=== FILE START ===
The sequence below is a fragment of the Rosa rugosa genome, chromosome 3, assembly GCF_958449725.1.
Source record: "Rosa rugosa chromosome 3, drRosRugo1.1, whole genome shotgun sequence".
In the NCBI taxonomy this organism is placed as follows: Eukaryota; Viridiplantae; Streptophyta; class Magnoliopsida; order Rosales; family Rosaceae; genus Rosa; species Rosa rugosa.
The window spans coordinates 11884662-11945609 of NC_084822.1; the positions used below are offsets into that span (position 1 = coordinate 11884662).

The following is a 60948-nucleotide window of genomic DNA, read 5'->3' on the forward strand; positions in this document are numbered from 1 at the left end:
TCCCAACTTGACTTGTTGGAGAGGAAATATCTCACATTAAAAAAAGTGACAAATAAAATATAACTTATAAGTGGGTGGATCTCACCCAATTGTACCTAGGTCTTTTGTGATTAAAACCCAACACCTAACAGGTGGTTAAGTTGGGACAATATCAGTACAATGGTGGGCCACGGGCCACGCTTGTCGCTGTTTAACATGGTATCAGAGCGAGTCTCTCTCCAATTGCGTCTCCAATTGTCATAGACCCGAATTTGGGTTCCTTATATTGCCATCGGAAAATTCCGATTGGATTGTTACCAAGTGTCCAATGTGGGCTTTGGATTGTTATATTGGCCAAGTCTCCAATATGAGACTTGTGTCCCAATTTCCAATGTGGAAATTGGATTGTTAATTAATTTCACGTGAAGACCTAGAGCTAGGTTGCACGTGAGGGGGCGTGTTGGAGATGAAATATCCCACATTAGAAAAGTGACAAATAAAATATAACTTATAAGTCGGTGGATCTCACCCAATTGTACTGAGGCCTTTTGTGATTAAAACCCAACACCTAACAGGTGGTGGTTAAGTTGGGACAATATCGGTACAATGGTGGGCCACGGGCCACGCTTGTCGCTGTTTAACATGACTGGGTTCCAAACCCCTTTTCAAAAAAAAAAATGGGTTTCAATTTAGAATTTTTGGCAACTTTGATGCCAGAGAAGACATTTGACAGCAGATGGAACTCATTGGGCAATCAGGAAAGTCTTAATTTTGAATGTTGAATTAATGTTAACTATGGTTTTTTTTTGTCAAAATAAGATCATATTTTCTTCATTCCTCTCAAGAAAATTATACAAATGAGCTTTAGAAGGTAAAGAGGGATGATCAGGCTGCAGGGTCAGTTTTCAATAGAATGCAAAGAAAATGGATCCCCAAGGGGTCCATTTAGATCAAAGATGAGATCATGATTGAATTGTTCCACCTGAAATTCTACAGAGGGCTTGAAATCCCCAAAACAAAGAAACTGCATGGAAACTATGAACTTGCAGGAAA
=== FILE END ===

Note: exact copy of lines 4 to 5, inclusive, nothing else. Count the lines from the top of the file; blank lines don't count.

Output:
The window spans coordinates 11884662-11945609 of NC_084822.1; the positions used below are offsets into that span (position 1 = coordinate 11884662).

The following is a 60948-nucleotide window of genomic DNA, read 5'->3' on the forward strand; positions in this document are numbered from 1 at the left end: